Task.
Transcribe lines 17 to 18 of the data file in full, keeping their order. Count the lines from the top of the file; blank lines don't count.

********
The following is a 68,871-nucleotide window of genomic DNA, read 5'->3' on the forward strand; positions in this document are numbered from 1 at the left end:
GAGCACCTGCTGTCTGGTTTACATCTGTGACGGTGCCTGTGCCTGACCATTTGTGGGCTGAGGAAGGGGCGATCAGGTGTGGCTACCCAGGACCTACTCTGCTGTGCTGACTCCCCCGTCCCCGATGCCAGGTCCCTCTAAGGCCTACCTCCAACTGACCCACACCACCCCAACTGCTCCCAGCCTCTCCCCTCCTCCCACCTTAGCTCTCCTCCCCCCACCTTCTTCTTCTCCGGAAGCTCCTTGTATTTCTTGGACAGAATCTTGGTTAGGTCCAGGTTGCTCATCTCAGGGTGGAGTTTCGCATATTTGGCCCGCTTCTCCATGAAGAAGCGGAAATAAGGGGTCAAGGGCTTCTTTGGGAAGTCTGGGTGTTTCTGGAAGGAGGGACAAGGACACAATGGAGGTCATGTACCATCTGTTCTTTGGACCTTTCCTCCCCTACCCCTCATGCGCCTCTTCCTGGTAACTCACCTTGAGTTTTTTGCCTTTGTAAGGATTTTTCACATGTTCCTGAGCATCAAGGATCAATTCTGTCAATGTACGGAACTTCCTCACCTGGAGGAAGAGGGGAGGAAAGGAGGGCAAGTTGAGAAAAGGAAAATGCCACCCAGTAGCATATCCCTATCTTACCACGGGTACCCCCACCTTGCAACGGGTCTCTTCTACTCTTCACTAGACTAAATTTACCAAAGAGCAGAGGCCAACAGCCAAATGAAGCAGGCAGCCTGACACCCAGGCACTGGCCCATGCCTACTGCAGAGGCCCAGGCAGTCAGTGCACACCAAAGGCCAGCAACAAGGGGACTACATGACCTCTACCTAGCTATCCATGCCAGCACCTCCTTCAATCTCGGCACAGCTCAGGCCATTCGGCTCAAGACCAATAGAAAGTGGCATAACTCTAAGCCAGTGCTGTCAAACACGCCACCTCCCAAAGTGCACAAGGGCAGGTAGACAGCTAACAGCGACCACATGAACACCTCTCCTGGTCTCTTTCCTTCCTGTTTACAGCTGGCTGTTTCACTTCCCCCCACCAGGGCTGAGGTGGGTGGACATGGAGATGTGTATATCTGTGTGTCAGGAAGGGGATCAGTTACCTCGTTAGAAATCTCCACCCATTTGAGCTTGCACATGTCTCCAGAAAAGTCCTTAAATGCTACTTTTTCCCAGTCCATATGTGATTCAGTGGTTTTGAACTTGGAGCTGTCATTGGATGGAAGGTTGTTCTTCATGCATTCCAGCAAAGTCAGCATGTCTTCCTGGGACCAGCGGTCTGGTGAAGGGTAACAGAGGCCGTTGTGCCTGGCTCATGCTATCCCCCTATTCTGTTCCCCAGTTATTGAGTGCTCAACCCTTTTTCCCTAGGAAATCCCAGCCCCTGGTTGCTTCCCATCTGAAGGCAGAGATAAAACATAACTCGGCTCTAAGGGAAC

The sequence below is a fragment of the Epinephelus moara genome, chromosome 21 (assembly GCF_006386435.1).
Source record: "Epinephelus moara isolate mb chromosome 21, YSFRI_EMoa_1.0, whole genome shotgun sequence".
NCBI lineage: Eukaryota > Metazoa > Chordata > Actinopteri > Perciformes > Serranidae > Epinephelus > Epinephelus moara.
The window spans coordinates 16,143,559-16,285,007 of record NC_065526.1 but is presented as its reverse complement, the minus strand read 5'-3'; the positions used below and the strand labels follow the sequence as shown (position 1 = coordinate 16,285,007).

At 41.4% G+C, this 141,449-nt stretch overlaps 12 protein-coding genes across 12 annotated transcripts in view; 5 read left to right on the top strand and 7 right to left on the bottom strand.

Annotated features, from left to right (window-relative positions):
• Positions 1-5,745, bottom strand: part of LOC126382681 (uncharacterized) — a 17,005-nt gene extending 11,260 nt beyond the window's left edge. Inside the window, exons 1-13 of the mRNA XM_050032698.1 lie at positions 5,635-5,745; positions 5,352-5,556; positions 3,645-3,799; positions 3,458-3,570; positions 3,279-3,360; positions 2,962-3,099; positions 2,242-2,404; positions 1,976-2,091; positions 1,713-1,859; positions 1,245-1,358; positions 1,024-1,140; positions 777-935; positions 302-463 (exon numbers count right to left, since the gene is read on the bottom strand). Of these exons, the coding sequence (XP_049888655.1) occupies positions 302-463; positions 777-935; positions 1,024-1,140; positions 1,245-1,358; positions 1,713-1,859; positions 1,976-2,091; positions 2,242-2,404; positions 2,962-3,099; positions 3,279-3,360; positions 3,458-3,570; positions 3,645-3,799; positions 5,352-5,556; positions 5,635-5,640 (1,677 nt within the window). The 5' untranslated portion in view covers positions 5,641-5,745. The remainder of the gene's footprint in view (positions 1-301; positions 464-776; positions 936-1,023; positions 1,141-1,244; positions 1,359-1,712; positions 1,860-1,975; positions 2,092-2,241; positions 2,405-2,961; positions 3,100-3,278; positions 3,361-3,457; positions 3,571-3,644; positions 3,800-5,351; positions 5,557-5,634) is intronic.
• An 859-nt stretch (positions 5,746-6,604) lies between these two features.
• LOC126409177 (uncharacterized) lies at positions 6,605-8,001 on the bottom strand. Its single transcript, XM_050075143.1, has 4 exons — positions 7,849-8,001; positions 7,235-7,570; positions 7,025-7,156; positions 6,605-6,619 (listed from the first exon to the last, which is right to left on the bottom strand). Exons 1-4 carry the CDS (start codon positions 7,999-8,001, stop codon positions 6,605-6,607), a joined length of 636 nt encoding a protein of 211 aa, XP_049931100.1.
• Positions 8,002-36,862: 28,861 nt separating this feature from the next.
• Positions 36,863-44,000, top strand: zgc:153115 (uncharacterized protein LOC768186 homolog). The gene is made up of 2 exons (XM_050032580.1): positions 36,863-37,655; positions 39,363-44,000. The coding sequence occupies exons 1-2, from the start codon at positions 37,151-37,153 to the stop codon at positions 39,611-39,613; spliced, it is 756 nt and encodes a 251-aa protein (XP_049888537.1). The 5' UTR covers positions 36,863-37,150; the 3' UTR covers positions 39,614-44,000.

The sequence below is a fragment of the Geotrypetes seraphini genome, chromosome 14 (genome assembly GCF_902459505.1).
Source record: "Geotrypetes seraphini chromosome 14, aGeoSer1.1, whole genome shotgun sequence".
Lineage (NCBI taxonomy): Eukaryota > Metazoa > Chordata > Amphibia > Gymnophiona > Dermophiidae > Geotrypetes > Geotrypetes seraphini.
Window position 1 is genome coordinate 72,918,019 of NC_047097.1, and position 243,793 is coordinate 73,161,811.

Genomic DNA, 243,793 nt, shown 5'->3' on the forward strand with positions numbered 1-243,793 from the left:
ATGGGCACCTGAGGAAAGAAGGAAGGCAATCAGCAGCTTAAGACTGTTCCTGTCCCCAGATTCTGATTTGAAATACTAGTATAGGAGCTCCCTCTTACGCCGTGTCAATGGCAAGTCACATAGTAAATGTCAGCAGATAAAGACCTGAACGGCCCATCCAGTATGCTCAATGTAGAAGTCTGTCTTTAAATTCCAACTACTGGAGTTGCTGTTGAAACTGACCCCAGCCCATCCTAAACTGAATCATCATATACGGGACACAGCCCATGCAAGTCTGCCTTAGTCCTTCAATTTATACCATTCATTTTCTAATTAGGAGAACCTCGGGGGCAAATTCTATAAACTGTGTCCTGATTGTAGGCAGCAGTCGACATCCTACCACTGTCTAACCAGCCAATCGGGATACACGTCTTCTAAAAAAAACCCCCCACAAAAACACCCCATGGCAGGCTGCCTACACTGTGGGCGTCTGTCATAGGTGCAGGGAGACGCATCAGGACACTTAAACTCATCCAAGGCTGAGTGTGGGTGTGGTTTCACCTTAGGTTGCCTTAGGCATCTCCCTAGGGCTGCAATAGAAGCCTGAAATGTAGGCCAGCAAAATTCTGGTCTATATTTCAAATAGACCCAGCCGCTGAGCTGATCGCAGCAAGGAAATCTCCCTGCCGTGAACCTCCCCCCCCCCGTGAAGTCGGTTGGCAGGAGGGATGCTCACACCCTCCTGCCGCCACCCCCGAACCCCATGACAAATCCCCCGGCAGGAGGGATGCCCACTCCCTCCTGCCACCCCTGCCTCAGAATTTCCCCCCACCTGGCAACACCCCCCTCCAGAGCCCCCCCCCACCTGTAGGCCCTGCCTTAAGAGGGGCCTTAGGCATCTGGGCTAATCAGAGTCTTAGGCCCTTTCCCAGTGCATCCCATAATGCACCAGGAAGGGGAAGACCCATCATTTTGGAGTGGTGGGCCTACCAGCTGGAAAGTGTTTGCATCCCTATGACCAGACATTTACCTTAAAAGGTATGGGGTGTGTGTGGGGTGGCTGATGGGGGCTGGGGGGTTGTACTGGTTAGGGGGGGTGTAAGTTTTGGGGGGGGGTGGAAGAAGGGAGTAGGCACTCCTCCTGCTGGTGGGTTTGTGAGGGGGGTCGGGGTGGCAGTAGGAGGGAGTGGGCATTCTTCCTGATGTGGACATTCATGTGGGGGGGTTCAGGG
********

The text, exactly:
Window position 1 is genome coordinate 72,918,019 of NC_047097.1, and position 243,793 is coordinate 73,161,811.

Genomic DNA, 243,793 nt, shown 5'->3' on the forward strand with positions numbered 1-243,793 from the left: